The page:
Things We Learned » Thistlecrack looked great – but may have to step up again
Thistlecrack looked great – but may have to step up again
Thistlecrack looked brilliant in the King George. Colin Tizzard’s horse travelled with his customary verve and enthusiasm, he showed his pace and he showed his stamina and, crucially, his jumping was good.
Actually, he out-jumped his stable companion Cue Card, and you would have got fair odds about that as they lined up.
It is some achievement, a thrice-raced novice winning a King George. You don’t win a top class chase against the top staying chasers in the business on your fourth run in a chase. Or you didn’t, until Coneygree won the Gold Cup last year. (Yes, 2015 is still last year.)
It might be a trend.
It is possible to pick holes, not because Thistlecrack wasn’t good, because he was, he could hardly have done any more than he did, but because he may not have been pushed as hard as he might have been pushed.
Cue Card was not as good as he can be. He missed a few of his fences, he didn’t travel or jump as well as he can travel and jump. He only beat Silviniaco Conti by a short head for second place, the horse he beat by 42 lengths when they last met in the Betfair Chase.
And Tea For Two was only another head back in third. Tea For Two is a talented chaser and he excels at Kempton, but he is rated 23lb inferior to Cue Card. He really shouldn’t have been getting to within a short head and a head of last year’s King George winner.
Thistlecrack won by just over three lengths. Admittedly it could have been more, if Tom Scudamore hadn’t been jumping the last three fences as carefully as he did, ensuring that he got to the other side safely as a priority. We just don’t know how much more.
The same is true of the time. It could have been faster if Thistlecrack had been pushed harder, but we don’t know by how much. And the winning time as it stands was not overly impressive.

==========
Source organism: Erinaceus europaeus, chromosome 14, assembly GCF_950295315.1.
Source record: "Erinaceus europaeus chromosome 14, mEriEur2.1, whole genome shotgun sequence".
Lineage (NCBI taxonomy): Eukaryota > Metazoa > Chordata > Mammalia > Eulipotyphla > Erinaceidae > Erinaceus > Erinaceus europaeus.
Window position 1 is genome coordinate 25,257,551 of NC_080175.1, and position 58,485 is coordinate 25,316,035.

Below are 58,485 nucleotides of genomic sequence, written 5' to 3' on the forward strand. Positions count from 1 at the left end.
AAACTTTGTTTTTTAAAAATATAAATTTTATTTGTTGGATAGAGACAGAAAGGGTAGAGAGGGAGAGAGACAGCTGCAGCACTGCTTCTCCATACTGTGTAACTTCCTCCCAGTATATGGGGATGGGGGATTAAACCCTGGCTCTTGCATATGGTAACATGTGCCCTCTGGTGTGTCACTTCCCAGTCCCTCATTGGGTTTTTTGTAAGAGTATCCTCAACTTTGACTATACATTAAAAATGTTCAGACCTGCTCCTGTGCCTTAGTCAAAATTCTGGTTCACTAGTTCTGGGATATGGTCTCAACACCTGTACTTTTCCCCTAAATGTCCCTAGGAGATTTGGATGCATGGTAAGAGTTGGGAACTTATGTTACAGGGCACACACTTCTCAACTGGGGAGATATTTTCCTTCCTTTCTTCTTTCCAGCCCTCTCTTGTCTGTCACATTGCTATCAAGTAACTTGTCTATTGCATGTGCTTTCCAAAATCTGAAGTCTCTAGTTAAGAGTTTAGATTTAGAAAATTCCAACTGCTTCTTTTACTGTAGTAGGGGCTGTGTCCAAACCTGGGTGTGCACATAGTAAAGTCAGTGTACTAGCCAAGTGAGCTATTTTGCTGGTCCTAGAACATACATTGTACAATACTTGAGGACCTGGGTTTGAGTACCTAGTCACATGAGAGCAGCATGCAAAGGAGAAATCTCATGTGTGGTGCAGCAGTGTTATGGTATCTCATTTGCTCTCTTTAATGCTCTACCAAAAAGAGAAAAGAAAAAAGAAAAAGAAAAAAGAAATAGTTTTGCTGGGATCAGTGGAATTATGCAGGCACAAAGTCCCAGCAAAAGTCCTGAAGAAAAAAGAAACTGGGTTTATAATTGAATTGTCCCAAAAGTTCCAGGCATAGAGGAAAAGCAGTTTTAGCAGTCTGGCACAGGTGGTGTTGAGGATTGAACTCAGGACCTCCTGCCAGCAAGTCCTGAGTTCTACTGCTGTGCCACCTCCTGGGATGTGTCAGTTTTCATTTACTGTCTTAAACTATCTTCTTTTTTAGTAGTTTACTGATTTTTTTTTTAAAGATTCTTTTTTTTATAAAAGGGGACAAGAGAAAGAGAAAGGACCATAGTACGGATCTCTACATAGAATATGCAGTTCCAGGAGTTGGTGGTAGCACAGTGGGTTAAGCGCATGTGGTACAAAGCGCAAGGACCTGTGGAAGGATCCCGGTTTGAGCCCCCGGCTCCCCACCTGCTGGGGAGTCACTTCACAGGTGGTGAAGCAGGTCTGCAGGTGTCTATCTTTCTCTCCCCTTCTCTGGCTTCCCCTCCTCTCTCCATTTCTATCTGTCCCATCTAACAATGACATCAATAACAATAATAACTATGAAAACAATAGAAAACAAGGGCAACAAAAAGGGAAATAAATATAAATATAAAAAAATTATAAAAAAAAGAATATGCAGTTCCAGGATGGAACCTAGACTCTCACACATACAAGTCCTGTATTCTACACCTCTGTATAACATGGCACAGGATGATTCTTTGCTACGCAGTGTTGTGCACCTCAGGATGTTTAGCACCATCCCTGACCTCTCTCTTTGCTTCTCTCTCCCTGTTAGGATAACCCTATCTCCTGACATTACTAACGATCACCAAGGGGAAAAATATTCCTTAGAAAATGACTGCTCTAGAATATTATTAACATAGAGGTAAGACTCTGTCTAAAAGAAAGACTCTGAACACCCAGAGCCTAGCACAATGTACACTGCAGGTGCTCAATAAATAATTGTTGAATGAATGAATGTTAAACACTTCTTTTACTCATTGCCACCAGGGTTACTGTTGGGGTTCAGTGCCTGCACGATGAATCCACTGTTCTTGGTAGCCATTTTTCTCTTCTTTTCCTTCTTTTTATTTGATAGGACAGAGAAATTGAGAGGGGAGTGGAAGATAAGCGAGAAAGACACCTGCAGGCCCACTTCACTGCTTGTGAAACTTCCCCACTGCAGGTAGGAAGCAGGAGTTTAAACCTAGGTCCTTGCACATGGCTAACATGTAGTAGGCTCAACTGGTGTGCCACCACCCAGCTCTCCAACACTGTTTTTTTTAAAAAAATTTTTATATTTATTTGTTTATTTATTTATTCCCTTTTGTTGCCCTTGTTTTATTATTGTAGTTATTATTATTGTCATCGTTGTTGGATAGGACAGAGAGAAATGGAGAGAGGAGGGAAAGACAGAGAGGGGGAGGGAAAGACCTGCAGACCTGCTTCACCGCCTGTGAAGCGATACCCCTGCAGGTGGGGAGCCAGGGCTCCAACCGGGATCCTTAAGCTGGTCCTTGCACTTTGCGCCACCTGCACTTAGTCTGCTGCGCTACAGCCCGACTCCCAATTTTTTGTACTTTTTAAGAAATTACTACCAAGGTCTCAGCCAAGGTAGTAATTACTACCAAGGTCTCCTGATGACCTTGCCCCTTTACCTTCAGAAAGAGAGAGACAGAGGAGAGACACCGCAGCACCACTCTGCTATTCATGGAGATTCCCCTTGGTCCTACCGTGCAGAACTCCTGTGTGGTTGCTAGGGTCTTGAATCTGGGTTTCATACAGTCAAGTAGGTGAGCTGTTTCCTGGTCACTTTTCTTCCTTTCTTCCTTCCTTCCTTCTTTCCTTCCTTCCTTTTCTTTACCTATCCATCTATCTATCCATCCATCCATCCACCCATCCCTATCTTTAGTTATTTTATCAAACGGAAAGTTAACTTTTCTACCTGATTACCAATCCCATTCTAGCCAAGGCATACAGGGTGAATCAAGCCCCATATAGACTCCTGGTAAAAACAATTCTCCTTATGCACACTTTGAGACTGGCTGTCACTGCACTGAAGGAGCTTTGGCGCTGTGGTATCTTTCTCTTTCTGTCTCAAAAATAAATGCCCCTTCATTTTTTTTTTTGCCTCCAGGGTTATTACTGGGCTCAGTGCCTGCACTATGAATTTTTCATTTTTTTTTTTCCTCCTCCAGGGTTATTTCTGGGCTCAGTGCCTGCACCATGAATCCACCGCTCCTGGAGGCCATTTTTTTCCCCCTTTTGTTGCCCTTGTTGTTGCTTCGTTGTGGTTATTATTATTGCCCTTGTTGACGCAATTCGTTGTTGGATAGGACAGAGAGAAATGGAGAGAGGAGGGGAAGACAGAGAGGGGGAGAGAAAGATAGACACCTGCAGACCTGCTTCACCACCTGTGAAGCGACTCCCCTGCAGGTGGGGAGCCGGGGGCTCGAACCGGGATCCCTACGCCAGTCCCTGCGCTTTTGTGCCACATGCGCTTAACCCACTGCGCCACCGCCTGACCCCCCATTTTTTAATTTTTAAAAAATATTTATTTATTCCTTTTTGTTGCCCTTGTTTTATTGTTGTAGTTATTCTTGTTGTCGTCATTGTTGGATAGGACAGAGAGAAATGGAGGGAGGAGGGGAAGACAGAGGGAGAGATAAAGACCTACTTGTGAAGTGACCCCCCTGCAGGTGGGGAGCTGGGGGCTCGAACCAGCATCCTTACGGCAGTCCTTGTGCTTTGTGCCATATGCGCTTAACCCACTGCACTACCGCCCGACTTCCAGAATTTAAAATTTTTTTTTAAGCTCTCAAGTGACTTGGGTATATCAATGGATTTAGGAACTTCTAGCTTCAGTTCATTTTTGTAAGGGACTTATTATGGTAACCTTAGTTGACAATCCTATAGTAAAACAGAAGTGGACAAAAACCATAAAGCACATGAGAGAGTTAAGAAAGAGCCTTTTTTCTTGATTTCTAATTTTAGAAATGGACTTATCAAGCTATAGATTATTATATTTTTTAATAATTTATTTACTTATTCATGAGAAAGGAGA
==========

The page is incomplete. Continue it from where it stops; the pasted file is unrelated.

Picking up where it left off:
It was faster than standard by a half a second, and it was just faster than Racing Post par by 0.02secs/furlong, but that is not overly fast for a King George.
Cue Card and Vautour went 0.20secs/furlong faster than par last year, Silviniaco Conti went 0.18secs/furlong faster than par in 2014 and 0.17secs/furlong faster in 2013. The 11-rising-12-year-old Kauto Star went 0.21secs/furlong faster in 2011 and the nine-year-old Kauto Star went 0.40secs/furlong faster in 2009.
Unsurprisingly, the King George is usually run in a significantly faster time than the time in which they run the Feltham Chase, the Grade 1 novices’ race run over the King George course and distance on the same day. Kauto Star was over eight seconds faster in the King George in 2009, for example, than Long Run was in winning the Feltham. Cue Card and Vautour were six and a half seconds faster last year than Tea For Two was in the Feltham. Silviniaco Conti was seven and a half seconds faster than Annacotty in 2013.
On Monday, Thistlecrack clocked a time that was just 0.7 seconds faster than the time that his stable companion Royal Vacation clocked in winning the Feltham Chase. Not only that, but if Might Bite had popped the last instead of standing way off and crashing to the floor, Nicky Henderson’s horse would have gone significantly faster than Thistlecrack.
Say Might Bite was 20 lengths clear at the final fence, and say he would have won by 16 lengths, then, taking one length as 0.25 seconds, he would have gone over three seconds faster than Thistlecrack. Of course, time is not everything, but it is one of the significant indicators that we have of the merit of a performance.
Put with that the fact that Thistlecrack’s least impressive performance over fences was on the one occasion on which he raced over fences at Cheltenham, and that his chase wins have been gained in fields of, respectively, five, four, five and five, and there is still something to prove.
Thistlecrack is unquestionably a top class National Hunt racehorse, some say potentially the best they have ever seen. That may well be the case, we will hopefully find out just how good he is in the fullness of time. It will be a fascinating journey. For now, you are entitled to look for potential weaknesses in the case for the even money favourite for the Gold Cup, and the Thistlecrack case may not be watertight yet.
There were a few excellent rides this week. There was Jack Kennedy’s ride on Outlander in the Lexus Chase on Wednesday for starters, as much for the significance of it as the substance. It was a typical no-nonsense ride from the youngster, just got his horse travelling and jumping, made his ground from the second last, gave his horse every chance, and was strong in the finish beside Ruby Walsh and David Mullins and Bryan Cooper.
It was about time that Jack Kennedy rode a Grade 1 winner. His talent deserved a Grade 1 winner, even if he is only 17, and he had gone close recently with Apple’s Jade and Brelade. Fitting also that this was his 100th winner, nine on the flat and now 91 over jumps. All things being equal, there is just no knowing how good he could be, the peaks he could scale.